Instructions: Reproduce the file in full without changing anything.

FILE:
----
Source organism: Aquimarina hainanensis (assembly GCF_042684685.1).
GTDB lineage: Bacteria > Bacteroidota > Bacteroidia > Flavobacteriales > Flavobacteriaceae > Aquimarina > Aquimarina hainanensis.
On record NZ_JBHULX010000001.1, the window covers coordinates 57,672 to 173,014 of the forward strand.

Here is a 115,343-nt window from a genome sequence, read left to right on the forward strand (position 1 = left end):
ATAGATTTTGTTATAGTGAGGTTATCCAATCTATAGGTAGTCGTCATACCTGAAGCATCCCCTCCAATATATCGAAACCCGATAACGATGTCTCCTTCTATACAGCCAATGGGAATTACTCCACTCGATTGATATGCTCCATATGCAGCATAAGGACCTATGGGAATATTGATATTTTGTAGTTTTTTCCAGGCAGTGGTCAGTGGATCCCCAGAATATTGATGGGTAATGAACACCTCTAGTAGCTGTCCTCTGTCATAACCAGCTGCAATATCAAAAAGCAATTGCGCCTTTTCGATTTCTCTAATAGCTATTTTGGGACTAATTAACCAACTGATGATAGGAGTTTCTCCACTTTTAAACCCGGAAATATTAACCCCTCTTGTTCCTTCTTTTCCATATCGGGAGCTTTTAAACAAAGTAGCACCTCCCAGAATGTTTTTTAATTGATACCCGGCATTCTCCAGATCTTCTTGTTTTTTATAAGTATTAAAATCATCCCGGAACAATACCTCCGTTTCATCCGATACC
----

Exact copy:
Source organism: Aquimarina hainanensis (assembly GCF_042684685.1).
GTDB lineage: Bacteria > Bacteroidota > Bacteroidia > Flavobacteriales > Flavobacteriaceae > Aquimarina > Aquimarina hainanensis.
On record NZ_JBHULX010000001.1, the window covers coordinates 57,672 to 173,014 of the forward strand.

Here is a 115,343-nt window from a genome sequence, read left to right on the forward strand (position 1 = left end):
ATAGATTTTGTTATAGTGAGGTTATCCAATCTATAGGTAGTCGTCATACCTGAAGCATCCCCTCCAATATATCGAAACCCGATAACGATGTCTCCTTCTATACAGCCAATGGGAATTACTCCACTCGATTGATATGCTCCATATGCAGCATAAGGACCTATGGGAATATTGATATTTTGTAGTTTTTTCCAGGCAGTGGTCAGTGGATCCCCAGAATATTGATGGGTAATGAACACCTCTAGTAGCTGTCCTCTGTCATAACCAGCTGCAATATCAAAAAGCAATTGCGCCTTTTCGATTTCTCTAATAGCTATTTTGGGACTAATTAACCAACTGATGATAGGAGTTTCTCCACTTTTAAACCCGGAAATATTAACCCCTCTTGTTCCTTCTTTTCCATATCGGGAGCTTTTAAACAAAGTAGCACCTCCCAGAATGTTTTTTAATTGATACCCGGCATTCTCCAGATCTTCTTGTTTTTTATAAGTATTAAAATCATCCCGGAACAATACCTCCGTTTCATCCGATACC